I found the envelope-controlled vibrato to be a little oppressive without the use of the expression input. The rationale behind the use of the trem-bar on the strum is a matter of feel, not bending every note indiscriminately. Thankfully, we can control the intensity of each pitch-bend with an expression pedal, but that adds a layer of mastery we must surmount before truly unlocking the potential of this patch. What’s really beautiful about this setting is the way the repeats push the harmonic distortion of your signal when the Loomer is placed in front of a just-barely-overdriven amp. You know the sound of two notes a semitone away from one another behind an overdrive? Yeah? The Reverse voicing is like a constant wave of that. With the Warmth dialed toward dark and the fuzz filter just a hair past noon you get a really thick ambient rhythm tone.
The Hall voicing of the reverb half of the Loomer is a long Hall reverb with an octave-up shimmer that can be blended into the tone at will with the Depth knob (and the expression pedal as I’ve been harping on about.) There’s an undeniable musicality to slowly bringing in that choir of angels that I love to utilize as often as possible, sometimes to inappropriate effect. But getting carried away is arguably a worthwhile endeavor considering how much sheer fun results from the excess.
The brighter the warmth, the colder the shimmer will be, so I like to dial back that sharpness with the knob set toward the dark end. This keeps the shimmer from getting in the way of your playing no matter how much wet signal is blended into the chain.
SWAPPING CHAIN ORDER
Originally included in the V1 Loomer’s box was a split TRS cable, which, should you choose to accept it, allows you to do one of two things:
1: Add an effect/effect chain between the fuzz and the reverb halves of the Loomer or…
2: Swap the fuzz and reverb halves of the Loomer (and also add effects between the two if you like).
The former is fine. It makes perfect sense to the sane mind; use the well-balanced and fully featured fuzz at the beginning of your chain, add your own tremolo, phaser, what-have-you in the middle, and end the chain with the beautifully rendered reverb. Boom, pedalboard complete.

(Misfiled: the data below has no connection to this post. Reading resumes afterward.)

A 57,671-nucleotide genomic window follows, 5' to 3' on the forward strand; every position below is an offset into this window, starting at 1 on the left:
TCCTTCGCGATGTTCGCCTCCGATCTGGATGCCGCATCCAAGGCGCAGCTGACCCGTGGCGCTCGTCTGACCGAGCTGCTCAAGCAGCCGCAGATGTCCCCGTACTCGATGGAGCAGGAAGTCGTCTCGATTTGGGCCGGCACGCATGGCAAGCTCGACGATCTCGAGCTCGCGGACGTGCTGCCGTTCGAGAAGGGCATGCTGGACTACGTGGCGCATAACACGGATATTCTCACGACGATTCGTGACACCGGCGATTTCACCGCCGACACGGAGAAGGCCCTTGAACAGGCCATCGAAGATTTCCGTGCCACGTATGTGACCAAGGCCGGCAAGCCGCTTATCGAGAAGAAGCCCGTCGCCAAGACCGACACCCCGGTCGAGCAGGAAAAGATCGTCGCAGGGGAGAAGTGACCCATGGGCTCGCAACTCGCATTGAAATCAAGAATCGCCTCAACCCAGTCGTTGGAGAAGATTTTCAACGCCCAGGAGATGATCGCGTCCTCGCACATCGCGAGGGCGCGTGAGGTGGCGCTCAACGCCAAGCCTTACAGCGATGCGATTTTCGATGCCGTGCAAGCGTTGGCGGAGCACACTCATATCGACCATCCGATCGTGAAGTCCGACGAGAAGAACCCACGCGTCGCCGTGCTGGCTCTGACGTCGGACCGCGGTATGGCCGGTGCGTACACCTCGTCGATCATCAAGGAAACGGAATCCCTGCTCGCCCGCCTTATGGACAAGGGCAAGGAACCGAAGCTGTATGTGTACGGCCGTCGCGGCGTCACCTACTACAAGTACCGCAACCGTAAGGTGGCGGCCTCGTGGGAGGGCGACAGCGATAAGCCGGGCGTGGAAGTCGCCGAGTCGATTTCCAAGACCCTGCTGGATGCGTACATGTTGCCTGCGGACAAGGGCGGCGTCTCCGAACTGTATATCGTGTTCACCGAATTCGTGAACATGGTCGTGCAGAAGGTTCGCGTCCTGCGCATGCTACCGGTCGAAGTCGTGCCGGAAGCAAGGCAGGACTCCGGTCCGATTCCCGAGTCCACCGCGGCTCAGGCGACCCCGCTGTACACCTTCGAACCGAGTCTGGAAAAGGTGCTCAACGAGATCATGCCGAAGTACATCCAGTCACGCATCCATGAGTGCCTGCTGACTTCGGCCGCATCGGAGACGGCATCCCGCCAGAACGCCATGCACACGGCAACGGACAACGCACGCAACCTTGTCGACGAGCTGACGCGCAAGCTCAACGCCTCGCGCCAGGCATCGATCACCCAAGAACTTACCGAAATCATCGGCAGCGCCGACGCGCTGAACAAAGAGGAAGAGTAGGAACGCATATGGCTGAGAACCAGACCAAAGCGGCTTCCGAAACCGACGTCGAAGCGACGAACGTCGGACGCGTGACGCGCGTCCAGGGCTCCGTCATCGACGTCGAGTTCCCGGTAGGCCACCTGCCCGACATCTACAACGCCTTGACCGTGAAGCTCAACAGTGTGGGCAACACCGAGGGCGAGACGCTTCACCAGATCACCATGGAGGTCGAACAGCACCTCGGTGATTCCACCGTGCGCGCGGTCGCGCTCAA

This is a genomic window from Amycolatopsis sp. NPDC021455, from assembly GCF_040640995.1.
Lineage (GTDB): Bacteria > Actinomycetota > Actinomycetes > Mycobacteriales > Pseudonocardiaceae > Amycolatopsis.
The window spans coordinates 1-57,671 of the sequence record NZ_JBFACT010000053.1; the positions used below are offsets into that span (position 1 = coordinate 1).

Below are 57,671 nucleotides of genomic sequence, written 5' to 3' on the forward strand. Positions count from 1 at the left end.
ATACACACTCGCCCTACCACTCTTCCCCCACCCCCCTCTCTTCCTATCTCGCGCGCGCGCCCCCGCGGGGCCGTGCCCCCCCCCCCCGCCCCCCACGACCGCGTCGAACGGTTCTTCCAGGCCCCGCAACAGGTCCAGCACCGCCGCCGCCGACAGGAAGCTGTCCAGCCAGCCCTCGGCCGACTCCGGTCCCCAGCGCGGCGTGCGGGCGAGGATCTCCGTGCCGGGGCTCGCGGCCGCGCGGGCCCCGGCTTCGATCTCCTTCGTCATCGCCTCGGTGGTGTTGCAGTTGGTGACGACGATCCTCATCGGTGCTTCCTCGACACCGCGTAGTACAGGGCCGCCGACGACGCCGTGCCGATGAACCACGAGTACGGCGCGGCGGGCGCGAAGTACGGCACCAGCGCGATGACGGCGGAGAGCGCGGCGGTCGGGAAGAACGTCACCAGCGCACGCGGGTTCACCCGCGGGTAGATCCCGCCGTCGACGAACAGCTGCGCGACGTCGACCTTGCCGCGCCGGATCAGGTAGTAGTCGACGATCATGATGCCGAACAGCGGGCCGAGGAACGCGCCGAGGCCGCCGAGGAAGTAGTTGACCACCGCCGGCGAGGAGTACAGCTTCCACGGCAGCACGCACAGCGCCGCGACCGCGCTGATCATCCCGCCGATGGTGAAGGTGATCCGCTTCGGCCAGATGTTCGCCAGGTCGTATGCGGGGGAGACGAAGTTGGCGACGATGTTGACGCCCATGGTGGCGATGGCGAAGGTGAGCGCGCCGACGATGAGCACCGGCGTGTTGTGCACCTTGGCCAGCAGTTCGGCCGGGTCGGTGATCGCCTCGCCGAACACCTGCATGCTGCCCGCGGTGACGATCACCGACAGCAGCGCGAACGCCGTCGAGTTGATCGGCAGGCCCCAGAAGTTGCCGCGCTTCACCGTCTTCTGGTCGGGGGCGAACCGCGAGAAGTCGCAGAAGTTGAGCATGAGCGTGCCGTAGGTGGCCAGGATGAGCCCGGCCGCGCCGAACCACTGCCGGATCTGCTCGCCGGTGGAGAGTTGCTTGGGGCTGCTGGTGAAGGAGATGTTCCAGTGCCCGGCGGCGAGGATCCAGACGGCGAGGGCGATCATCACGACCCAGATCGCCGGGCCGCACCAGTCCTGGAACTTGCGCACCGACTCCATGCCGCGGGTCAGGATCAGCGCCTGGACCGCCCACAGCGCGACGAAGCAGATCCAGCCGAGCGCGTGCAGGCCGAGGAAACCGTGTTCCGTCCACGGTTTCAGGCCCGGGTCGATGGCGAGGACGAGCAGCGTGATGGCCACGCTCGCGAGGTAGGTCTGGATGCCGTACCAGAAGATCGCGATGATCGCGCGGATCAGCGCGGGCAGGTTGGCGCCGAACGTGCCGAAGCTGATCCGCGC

To the more adventurous (read: less sane,) the latter is too tempting to ignore in favor of what makes sense. I am one of these people. I love just a teensy bit of fuzz after any reverb. It helps to pop you out of the mix if you’re getting washed out. If you want to get really crazy, the Hall sounds downright terrifying if you crank the fuzz, and what was once a chamber of cherubs singing praises to the universe has been distorted into banshees emerging from a disturbed burial site when you bring the shimmer into the mix. The Reverse can be made to sound identical to the rhythm tone in Loveless’ “I Only Said,” confirming the Loomer as the fastest route to a shoegaze baseline. The Focus’ nuances actually flattened out a little bit when fuzzed out, which I expected, but the way the quad chorus pushed the fuzz made for a brilliant and spooky lead tone replete with clippy, oversaturated modulations pulsing underneath.
Wielding a fuzz that sounds massive no matter where you point the knobs and reverbs that are simple enough to be used by any genre but packed with experiment-worthy twists, The Keeley Loomer is bursting at the seams (screws?) with dark mysterious energy. The Loomer is the bread and butter to any shoegaze or post-rock project; it sounds like a black hole in a cathedral at its most extreme. I mentioned before that I think I’d have preferred Keeley stick with the TRS input as opposed to the order swap button, and I stand by that, but each guitarist has their own needs and reversing the order on the fly is arguably more convenient than running a cable from the output to the input and plugging your guitar and amp into the split TRS cable. Maybe Keeley could have gone stereo with the Loomer to get the full range of syncopation with the Focus and Reverse voices, but My Bloody Valentine recorded most of their heavy guitar tracks in mono, so that particular gripe is moot. The inclusion of an expression pedal input allows the guitarist a true musical flexibility that many other reverbs with similar sound quality at similar price points just don’t offer, and with a full-fledged fuzz attached, you can’t ignore it.
That concludes our review of the Keeley Loomer. Thanks for reading!